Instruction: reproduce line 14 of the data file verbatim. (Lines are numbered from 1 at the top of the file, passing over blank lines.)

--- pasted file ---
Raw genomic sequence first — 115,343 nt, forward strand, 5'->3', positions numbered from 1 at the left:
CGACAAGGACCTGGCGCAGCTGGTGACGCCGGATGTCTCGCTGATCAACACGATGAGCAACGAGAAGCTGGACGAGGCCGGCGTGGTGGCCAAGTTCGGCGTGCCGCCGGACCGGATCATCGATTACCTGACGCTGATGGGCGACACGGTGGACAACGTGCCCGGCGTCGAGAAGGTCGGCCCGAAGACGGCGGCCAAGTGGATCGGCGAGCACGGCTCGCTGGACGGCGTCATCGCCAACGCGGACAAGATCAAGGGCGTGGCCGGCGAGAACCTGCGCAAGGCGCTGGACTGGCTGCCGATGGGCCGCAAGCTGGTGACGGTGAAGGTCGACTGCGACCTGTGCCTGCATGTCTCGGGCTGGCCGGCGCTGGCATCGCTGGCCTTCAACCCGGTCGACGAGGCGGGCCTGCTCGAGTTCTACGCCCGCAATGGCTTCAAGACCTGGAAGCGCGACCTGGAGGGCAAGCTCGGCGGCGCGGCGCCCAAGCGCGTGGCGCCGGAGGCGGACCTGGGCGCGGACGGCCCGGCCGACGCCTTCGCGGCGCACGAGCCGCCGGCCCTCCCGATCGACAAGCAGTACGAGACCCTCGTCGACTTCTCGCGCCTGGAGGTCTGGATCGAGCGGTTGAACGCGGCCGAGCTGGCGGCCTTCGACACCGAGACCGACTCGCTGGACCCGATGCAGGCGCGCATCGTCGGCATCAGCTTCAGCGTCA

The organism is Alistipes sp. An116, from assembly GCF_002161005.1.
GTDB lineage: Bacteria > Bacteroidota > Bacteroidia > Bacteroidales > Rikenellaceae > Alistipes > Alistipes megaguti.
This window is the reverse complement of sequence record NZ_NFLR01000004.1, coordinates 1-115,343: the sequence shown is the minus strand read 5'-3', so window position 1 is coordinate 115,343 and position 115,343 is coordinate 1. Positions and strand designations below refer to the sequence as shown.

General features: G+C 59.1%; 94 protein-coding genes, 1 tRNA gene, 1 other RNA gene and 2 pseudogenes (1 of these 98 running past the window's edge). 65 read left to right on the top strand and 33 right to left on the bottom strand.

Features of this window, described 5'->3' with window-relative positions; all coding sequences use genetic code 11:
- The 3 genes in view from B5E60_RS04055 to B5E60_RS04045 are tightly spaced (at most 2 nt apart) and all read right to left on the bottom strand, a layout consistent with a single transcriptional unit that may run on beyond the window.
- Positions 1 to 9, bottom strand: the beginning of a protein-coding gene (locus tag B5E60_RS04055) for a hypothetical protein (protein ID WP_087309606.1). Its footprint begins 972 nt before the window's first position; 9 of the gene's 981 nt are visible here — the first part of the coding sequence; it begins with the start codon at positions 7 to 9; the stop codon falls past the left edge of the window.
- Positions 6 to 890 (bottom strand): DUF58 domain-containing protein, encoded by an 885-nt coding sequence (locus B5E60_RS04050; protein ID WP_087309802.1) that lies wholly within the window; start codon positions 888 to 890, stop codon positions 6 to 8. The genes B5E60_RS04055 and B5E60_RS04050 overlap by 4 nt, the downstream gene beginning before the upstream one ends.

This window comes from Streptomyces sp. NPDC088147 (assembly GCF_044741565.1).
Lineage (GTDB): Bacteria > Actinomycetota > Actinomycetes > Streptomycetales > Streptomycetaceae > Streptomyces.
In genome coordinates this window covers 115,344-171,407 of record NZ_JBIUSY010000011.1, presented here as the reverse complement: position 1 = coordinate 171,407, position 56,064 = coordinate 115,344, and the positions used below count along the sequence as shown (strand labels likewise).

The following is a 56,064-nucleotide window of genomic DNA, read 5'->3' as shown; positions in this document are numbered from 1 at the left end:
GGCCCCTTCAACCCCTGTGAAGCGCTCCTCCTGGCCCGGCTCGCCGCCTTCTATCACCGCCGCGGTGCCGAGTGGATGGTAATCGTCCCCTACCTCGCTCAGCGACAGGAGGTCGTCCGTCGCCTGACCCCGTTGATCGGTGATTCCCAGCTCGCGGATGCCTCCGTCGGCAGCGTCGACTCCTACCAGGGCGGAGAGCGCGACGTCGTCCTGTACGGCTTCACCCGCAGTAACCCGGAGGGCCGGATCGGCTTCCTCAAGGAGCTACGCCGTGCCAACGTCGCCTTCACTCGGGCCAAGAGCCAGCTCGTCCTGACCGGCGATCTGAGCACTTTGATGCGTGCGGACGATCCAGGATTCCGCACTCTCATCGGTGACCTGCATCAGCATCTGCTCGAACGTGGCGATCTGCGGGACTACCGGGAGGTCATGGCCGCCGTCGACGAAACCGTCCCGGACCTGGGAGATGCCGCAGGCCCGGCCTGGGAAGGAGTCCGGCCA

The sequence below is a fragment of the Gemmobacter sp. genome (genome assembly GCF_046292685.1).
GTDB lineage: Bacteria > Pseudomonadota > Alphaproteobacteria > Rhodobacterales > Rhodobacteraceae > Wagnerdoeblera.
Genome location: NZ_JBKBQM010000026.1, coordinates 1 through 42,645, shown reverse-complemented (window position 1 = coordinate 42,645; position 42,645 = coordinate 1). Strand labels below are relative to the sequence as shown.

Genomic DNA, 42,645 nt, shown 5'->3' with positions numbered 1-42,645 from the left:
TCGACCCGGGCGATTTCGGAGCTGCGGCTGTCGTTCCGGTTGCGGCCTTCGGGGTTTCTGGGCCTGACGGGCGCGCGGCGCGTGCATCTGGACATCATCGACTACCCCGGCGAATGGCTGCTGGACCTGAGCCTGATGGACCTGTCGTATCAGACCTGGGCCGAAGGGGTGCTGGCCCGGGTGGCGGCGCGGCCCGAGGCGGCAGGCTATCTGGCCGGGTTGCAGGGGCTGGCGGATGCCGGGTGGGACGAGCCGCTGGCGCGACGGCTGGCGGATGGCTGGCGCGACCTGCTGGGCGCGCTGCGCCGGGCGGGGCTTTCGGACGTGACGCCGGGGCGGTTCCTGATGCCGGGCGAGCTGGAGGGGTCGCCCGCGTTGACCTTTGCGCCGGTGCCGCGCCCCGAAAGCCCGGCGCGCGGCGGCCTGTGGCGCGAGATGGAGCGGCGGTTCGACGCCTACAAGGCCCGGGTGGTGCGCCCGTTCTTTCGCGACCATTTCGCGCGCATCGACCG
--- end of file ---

The following is a 56,064-nucleotide window of genomic DNA, read 5'->3' as shown; positions in this document are numbered from 1 at the left end: